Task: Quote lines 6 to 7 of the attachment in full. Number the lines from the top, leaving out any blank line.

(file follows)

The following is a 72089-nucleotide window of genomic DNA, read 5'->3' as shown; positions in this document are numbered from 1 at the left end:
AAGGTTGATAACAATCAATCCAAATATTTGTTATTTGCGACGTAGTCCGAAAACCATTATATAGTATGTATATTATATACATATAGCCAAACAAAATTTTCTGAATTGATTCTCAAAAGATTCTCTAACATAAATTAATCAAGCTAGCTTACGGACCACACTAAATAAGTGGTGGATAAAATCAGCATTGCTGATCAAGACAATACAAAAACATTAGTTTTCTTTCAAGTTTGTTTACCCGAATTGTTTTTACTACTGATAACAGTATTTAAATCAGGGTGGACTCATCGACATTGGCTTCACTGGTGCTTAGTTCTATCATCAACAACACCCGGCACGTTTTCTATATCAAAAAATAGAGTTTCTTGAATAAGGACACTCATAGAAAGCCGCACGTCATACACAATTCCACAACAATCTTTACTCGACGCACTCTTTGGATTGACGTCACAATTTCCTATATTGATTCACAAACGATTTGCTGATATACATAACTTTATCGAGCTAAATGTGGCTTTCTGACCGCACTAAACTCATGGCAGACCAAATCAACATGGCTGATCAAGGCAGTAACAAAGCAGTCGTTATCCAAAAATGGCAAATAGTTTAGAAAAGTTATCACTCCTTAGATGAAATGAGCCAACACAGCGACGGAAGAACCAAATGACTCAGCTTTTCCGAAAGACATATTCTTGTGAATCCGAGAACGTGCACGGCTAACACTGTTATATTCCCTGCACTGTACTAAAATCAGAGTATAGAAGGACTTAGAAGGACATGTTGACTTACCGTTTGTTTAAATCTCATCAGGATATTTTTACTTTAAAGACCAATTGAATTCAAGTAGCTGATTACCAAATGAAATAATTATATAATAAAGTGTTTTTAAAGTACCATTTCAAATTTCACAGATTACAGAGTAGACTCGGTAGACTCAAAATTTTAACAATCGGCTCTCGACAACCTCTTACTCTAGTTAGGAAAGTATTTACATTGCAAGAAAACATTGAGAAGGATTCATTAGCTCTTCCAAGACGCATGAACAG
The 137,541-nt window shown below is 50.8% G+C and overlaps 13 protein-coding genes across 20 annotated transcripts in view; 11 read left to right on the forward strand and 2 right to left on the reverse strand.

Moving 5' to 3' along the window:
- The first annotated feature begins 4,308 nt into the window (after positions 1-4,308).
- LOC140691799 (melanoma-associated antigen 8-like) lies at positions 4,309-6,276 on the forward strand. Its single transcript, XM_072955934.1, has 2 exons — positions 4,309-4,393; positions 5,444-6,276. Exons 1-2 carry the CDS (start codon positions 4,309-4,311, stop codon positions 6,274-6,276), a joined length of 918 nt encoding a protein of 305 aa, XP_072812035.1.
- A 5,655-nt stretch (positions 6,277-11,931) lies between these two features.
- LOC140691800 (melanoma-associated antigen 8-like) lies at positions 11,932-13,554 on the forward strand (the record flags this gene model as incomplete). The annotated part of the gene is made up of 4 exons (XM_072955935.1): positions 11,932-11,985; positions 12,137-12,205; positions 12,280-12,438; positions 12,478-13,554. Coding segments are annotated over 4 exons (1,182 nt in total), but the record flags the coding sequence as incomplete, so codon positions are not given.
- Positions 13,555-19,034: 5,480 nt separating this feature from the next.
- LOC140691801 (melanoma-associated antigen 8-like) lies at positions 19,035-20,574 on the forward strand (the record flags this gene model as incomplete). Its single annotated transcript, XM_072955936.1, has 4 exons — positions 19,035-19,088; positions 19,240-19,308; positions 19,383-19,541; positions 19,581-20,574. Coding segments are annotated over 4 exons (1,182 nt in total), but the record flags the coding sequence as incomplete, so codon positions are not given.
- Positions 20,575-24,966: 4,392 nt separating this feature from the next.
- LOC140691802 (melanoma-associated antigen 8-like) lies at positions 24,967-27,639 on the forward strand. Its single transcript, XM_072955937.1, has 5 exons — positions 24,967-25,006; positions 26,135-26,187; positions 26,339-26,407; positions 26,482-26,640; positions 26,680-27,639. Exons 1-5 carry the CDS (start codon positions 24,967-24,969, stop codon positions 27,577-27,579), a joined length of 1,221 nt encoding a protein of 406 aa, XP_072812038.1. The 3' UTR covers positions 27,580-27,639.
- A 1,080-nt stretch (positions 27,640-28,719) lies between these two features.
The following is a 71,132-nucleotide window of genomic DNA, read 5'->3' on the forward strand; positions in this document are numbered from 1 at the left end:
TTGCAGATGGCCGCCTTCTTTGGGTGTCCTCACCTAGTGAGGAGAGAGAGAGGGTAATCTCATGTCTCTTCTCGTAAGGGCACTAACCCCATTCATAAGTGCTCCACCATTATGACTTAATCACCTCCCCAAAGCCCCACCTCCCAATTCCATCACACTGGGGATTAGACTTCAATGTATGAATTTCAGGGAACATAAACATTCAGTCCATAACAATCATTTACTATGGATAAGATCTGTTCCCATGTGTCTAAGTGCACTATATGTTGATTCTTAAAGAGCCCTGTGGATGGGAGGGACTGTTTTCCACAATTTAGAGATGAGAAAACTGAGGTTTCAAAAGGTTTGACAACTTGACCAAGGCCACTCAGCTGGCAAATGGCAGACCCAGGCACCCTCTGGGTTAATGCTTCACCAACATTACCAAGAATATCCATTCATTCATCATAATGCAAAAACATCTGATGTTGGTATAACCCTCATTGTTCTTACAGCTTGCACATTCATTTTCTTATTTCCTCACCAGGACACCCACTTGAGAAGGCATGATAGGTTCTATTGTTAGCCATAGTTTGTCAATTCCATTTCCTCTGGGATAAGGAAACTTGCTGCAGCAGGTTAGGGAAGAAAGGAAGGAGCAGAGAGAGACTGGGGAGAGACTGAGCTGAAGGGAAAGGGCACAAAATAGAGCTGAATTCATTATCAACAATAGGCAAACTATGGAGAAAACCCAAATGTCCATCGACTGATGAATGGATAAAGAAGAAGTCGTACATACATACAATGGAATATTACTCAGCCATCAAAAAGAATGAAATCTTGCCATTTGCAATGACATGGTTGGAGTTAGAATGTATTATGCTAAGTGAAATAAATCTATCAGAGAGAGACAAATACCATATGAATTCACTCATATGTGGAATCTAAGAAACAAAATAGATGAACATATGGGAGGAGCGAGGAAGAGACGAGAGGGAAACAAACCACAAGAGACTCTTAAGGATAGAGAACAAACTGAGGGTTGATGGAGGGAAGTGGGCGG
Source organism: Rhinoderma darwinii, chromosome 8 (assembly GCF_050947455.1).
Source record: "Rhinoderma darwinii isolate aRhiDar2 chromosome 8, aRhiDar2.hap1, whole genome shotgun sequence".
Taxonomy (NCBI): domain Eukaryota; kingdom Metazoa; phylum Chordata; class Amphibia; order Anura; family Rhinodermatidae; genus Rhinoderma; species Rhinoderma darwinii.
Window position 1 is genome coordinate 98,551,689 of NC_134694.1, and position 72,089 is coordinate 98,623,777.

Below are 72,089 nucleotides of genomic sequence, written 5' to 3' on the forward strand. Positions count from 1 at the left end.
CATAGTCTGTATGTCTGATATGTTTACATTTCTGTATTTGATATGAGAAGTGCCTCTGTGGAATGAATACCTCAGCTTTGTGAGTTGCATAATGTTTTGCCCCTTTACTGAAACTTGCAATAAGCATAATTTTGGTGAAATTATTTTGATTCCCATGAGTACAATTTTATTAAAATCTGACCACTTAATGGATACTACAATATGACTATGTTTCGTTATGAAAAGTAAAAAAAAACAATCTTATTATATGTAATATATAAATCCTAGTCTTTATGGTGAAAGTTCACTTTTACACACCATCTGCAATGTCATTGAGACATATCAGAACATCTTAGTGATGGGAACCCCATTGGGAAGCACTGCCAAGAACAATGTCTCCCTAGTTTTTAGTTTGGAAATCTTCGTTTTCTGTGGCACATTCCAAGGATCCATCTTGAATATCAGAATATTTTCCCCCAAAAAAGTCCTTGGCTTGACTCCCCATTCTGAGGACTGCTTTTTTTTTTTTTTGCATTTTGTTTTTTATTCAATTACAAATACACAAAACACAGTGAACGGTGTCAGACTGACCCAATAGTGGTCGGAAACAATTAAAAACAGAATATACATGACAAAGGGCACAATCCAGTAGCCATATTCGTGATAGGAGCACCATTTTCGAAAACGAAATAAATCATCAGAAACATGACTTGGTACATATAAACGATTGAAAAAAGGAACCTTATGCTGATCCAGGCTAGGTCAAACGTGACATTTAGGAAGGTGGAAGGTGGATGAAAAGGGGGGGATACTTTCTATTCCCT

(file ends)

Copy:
- LOC140691799 (melanoma-associated antigen 8-like) lies at positions 4,309-6,276 on the forward strand. Its single transcript, XM_072955934.1, has 2 exons — positions 4,309-4,393; positions 5,444-6,276. Exons 1-2 carry the CDS (start codon positions 4,309-4,311, stop codon positions 6,274-6,276), a joined length of 918 nt encoding a protein of 305 aa, XP_072812035.1.
- A 5,655-nt stretch (positions 6,277-11,931) lies between these two features.